My Japanese mother was born ten years before the attack on Pearl Harbor. She met my American father during the 1950s, when he was stationed near Tokyo with the U.S. Army. After a whirlwind courtship, they married in 1955. Three years later, she traveled with him to Buffalo. My mother arrived in her new country, eager to begin a new life with the man she loved, yet wondering if she’d ever see her hometown again.
The youngest in a family with six children, she came here with limited cooking skills. The new American housewife enthusiastically learned some recipes from her mother-in-law and Betty Crocker, but a yearning for her own mother’s cuisine inspired Mom to teach herself how to re-create familiar tastes. Within a few years, she’d perfected meals that would fatten her adoring husband’s belly and sustain her three children. As a child, I enjoyed hot breakfasts of okayu (rice gruel) with miso and sumptuous meals of teriyaki chicken, pork tonkatsu, and yakimeshi (fried rice with chunks of ham, peppers, egg, and onions). One of my father’s favorite suppers was oyako donburi — a big bowl of chicken, egg, and vegetables atop steaming white rice. Christmas dinner meant a sukiyaki feast, with fresh ingredients handpicked at the local grocery store. Family picnics meant a basket filled with handrolled norimaki made of nori (seaweed), vinegared rice, sweetened omelet, cucumbers, shiitake mushrooms, and pickled ginger. Still, I often wondered why we never packed hotdogs or hamburgers, like the other American families.
Mom’s culinary prowess made her rather famous among the more adventurous eaters in my parents’ growing circle of friends. I always knew when company was coming over for dinner. The telltale aromas of tempura — julienned carrots, green beans, and scallion, deep-fried in a delicate golden batter — and gyoza, the Japanese version of Chinese pork dumplings, wafted from my mother’s kitchen all the way up to the third floor.
This was the 1960s and early ’70s, when there was no such thing as packaged tofu, frozen edamame, Wegmans sushi, or “Asian fusion.” Thanks to care packages from concerned aunts and uncles, Mom received generous provisions of nori and furikake — dried seaweed and fish flakes to put on our white rice — along with green tea and other delicacies. As she opened up each package, my older brother and I hovered impatiently, just to catch a whiff of what we called “the Japan smell.”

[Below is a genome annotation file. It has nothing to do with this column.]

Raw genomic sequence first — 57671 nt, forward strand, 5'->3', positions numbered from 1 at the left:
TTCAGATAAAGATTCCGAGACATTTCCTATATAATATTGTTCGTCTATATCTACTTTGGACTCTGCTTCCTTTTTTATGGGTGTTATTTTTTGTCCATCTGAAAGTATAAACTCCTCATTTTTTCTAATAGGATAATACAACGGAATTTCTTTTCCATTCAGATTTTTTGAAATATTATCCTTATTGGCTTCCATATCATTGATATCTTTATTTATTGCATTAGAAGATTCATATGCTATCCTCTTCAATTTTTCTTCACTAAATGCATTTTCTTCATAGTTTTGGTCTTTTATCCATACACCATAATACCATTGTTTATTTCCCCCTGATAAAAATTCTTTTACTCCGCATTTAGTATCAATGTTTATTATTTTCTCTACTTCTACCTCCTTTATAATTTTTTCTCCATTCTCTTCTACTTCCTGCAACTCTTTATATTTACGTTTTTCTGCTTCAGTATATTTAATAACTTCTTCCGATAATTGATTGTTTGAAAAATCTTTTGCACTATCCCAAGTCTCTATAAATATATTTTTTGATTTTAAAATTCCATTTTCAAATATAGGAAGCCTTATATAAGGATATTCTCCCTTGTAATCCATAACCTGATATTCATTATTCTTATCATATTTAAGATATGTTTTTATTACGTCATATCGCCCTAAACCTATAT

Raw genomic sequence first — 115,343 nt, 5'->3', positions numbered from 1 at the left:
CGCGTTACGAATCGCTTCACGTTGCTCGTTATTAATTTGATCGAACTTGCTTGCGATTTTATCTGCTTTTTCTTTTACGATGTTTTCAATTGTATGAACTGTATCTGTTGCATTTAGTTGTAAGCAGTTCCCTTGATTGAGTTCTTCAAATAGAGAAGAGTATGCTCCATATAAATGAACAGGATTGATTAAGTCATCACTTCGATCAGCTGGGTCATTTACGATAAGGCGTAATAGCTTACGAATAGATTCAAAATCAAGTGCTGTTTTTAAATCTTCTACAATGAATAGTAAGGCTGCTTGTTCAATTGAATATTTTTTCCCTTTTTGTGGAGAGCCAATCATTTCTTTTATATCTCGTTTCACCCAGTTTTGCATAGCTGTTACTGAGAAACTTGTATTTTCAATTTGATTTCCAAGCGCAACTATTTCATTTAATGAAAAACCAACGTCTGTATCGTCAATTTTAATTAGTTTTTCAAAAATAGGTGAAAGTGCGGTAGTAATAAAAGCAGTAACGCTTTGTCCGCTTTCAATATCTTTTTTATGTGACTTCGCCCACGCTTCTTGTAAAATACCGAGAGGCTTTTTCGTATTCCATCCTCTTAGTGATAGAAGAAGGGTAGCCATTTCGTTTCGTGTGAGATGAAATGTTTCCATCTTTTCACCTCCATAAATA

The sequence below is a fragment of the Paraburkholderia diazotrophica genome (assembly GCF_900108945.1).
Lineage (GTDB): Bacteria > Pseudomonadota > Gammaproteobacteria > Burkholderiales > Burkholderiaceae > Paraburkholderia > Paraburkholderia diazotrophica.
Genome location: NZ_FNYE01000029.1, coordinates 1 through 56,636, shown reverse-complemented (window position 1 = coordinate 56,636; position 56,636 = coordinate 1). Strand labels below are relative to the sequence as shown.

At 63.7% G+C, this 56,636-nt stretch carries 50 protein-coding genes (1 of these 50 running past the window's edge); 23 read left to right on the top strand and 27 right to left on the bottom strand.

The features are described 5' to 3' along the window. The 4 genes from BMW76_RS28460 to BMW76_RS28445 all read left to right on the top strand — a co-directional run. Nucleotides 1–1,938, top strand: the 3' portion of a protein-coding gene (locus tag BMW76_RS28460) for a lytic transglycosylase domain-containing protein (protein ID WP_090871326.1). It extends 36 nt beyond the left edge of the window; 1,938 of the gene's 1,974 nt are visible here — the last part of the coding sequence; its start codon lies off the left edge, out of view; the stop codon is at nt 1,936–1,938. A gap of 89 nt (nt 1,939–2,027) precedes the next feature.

On the weekends, my parents often took us to Tsujimoto’s, a charming gift shop run by a second-generation Japanese couple out in Elma. As soon as my brother and I entered the store, scents reminiscent of all those well-traveled packages captivated our nostrils. We spied candy, osenbe (rice crackers), as well as origami paper, toys, mobiles, kites, lanterns, and other treasures. Ever the gracious hosts, Mr. and Mrs. Tsujimoto made us feel completely at ease. We wandered the narrow aisles and freely explored the different colors, shapes, textures, and smells. Sometimes, it felt as if we could have wandered forever. I fixated on the dolls staring back at me from the shelves, their eyes so reassuringly similar to my own. My brother’s most prized discovery was a cricket cage made of bamboo, which he used to catch grasshoppers in the field right outside the store.
Mrs. Tsujimoto passed away in 1992. We lost my father in 2007. This past autumn I learned that Mr. Tsujimoto, long since retired from the gift-shop business, had died at the grand age of 93. My brother tells me his route to and from work takes him by the former site of the store each day. For me, the childhood pilgrimages to Elma seem so distant in memory. And yet the tastes and smells from my mother’s glorious kitchen, her gift to each of us growing up, are never far from my consciousness.
My mother doesn’t cook elaborate meals as often as she used to. Last October I took her to the Sun Restaurant for a birthday celebration. It was her first time to try Chef Kevin’s Burmese twist on a Japanese import. I anxiously watched as she reached over with her chopsticks, meticulously picking up a mouthful of black rice sushi. “Delicious,” she said with an approving smile.
Originally published in the February 2014 issue of Buffalo Spree.